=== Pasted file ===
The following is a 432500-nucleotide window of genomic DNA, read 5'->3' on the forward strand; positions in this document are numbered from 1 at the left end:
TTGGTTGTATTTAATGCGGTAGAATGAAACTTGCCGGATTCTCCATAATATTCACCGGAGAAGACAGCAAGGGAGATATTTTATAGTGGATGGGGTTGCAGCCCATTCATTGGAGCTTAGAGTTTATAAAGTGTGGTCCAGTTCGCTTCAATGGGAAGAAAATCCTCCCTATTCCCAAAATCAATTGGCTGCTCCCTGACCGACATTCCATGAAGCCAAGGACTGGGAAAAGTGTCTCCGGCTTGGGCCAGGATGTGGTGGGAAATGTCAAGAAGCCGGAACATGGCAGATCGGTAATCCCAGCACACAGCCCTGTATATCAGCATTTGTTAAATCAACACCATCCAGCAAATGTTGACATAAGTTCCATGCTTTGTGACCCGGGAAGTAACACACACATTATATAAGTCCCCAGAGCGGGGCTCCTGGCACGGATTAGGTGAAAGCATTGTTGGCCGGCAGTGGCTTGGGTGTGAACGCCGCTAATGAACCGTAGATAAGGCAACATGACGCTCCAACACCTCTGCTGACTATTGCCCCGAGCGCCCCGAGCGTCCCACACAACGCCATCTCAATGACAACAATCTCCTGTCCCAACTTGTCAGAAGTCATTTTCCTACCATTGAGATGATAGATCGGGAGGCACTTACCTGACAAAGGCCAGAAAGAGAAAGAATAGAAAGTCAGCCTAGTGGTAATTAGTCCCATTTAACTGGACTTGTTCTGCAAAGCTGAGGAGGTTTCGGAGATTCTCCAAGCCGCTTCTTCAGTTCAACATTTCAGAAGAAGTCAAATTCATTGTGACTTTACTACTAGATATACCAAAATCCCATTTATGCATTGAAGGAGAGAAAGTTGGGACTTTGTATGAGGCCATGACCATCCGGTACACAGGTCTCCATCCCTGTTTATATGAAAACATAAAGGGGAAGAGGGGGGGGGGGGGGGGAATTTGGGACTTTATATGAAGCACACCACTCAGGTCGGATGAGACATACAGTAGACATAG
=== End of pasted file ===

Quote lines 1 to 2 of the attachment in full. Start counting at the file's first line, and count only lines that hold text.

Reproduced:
The following is a 432500-nucleotide window of genomic DNA, read 5'->3' on the forward strand; positions in this document are numbered from 1 at the left end:
TTGGTTGTATTTAATGCGGTAGAATGAAACTTGCCGGATTCTCCATAATATTCACCGGAGAAGACAGCAAGGGAGATATTTTATAGTGGATGGGGTTGCAGCCCATTCATTGGAGCTTAGAGTTTATAAAGTGTGGTCCAGTTCGCTTCAATGGGAAGAAAATCCTCCCTATTCCCAAAATCAATTGGCTGCTCCCTGACCGACATTCCATGAAGCCAAGGACTGGGAAAAGTGTCTCCGGCTTGGGCCAGGATGTGGTGGGAAATGTCAAGAAGCCGGAACATGGCAGATCGGTAATCCCAGCACACAGCCCTGTATATCAGCATTTGTTAAATCAACACCATCCAGCAAATGTTGACATAAGTTCCATGCTTTGTGACCCGGGAAGTAACACACACATTATATAAGTCCCCAGAGCGGGGCTCCTGGCACGGATTAGGTGAAAGCATTGTTGGCCGGCAGTGGCTTGGGTGTGAACGCCGCTAATGAACCGTAGATAAGGCAACATGACGCTCCAACACCTCTGCTGACTATTGCCCCGAGCGCCCCGAGCGTCCCACACAACGCCATCTCAATGACAACAATCTCCTGTCCCAACTTGTCAGAAGTCATTTTCCTACCATTGAGATGATAGATCGGGAGGCACTTACCTGACAAAGGCCAGAAAGAGAAAGAATAGAAAGTCAGCCTAGTGGTAATTAGTCCCATTTAACTGGACTTGTTCTGCAAAGCTGAGGAGGTTTCGGAGATTCTCCAAGCCGCTTCTTCAGTTCAACATTTCAGAAGAAGTCAAATTCATTGTGACTTTACTACTAGATATACCAAAATCCCATTTATGCATTGAAGGAGAGAAAGTTGGGACTTTGTATGAGGCCATGACCATCCGGTACACAGGTCTCCATCCCTGTTTATATGAAAACATAAAGGGGAAGAGGGGGGGGGGGGGGGGAATTTGGGACTTTATATGAAGCACACCACTCAGGTCGGATGAGACATACAGTAGACATAG